With the exception of accidents and injuries, the crippling effects of aging we see are the result of poor health choices, a sedentary lifestyle, lack of exercise and most of all, the acceptance that this is a "normal" part of the aging process. It is not.
If you interview older people you will soon to begin to notice several characteristics they all share.
Something that has been demonstrated to me personally, and is shared by many active people in their 80's and 90's and even older, is that they continue to be engaged in careers that they enjoy or some other activity that keeps them occupied and gives them a feeling of contributing. They are engaged in volunteer work, a part-time endeavor, or even self-employment.
I'll always remember Frank Krause, a former client of mine. When I first met Mr. Krause, I always addressed him that way, not so much because he cared but because it always seemed appropriate. He was in his early 80's and was the owner of two businesses.
One day we drove in his car to mid-town Manhattan, in the heart of New York City to look at some trade show displays. I had been working with him in developing a trade show booth for one of his companies. When he parked the car at 53rd Street and 6th Avenue, I grabbed my attaché case and jumped out so that I could help him out of the car.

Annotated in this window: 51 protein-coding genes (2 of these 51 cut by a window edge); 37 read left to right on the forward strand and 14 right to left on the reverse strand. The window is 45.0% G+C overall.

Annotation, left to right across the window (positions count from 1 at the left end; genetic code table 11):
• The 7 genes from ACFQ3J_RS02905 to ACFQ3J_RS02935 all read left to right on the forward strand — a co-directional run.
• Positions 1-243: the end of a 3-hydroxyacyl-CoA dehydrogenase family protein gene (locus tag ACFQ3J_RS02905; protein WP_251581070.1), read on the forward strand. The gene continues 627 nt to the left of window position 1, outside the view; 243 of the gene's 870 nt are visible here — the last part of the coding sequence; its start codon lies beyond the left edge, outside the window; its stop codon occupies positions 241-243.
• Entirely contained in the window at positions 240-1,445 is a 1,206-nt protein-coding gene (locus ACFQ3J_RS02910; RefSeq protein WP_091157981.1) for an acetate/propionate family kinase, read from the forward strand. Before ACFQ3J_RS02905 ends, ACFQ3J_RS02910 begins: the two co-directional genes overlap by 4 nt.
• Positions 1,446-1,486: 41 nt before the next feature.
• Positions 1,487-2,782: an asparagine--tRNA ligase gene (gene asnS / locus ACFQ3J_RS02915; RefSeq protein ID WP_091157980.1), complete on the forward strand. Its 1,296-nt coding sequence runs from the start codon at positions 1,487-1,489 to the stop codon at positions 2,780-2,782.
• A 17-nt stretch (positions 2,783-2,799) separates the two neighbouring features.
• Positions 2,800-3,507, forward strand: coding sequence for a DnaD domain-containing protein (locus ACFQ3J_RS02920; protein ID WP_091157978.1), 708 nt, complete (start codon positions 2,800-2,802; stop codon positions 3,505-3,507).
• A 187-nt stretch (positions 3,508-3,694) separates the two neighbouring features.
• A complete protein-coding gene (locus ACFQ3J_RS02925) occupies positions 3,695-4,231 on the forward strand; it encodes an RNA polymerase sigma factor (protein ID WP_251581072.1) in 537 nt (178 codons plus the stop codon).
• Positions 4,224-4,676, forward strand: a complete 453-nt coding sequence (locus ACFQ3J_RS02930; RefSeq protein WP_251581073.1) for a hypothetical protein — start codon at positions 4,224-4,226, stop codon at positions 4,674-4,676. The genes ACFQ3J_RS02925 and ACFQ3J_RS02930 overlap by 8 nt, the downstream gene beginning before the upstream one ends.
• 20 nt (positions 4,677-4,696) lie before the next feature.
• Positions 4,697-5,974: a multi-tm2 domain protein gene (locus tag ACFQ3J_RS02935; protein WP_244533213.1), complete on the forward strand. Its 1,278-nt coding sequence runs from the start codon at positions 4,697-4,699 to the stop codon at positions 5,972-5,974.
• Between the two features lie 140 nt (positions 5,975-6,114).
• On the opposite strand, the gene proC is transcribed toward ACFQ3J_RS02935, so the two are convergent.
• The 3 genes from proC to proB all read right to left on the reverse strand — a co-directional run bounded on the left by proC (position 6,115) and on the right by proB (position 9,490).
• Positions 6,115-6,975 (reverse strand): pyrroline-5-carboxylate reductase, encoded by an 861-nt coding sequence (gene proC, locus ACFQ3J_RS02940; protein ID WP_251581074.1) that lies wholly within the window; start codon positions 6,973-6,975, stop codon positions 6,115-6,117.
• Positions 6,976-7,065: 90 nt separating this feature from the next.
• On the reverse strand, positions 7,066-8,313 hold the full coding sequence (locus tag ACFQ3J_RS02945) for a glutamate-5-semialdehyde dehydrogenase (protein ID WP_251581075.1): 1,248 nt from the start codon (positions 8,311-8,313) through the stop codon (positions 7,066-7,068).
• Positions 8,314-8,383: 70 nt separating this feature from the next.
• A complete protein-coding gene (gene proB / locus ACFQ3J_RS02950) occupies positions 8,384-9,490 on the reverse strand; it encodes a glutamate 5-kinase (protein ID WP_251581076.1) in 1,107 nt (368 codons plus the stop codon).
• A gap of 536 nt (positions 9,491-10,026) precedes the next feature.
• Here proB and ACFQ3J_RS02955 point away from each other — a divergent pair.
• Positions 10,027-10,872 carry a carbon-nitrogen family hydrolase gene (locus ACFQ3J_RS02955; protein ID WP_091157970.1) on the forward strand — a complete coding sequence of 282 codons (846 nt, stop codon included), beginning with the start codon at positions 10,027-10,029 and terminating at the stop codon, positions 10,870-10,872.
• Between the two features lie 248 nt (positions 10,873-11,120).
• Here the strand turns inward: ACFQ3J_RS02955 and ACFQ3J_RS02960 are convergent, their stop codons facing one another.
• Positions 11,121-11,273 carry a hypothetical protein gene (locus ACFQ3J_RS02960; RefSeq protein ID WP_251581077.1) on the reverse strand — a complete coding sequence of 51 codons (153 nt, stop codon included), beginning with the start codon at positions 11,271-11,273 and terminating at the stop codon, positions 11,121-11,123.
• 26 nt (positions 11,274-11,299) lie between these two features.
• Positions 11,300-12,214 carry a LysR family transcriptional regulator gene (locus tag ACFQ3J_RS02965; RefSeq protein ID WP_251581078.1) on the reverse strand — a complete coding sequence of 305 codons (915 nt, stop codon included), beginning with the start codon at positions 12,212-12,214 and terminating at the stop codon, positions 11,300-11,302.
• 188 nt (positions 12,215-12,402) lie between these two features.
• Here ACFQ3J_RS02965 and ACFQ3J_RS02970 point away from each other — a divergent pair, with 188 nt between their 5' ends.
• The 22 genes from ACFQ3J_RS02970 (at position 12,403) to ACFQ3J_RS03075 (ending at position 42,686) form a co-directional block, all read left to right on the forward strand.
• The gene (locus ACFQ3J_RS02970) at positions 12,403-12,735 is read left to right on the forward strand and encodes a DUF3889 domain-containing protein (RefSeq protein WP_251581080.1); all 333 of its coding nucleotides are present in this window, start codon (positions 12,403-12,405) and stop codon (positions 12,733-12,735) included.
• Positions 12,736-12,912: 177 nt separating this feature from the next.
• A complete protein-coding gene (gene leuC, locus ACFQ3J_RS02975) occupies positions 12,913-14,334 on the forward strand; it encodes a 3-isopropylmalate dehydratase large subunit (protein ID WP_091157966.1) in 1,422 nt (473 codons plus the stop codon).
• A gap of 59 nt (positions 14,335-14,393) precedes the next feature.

After all, he was over 80!
But when I got out and looked around for him, he was half a block down the street and I had to practically run to keep up with him. I realized right then and there that his boundless energy was in part due to his love for his business, and the fact that it gave him challenging experiences to look forward to each day. He also exercised several times a week and, of course, he ate sensibly, but it was his love for his work and the companies he'd built, that left him feeling connected and provided his "joie de vivre"
(Excerpt for the forthcoming book by Jim Donovan, "Don't Let an Old Person Move Into Your Body")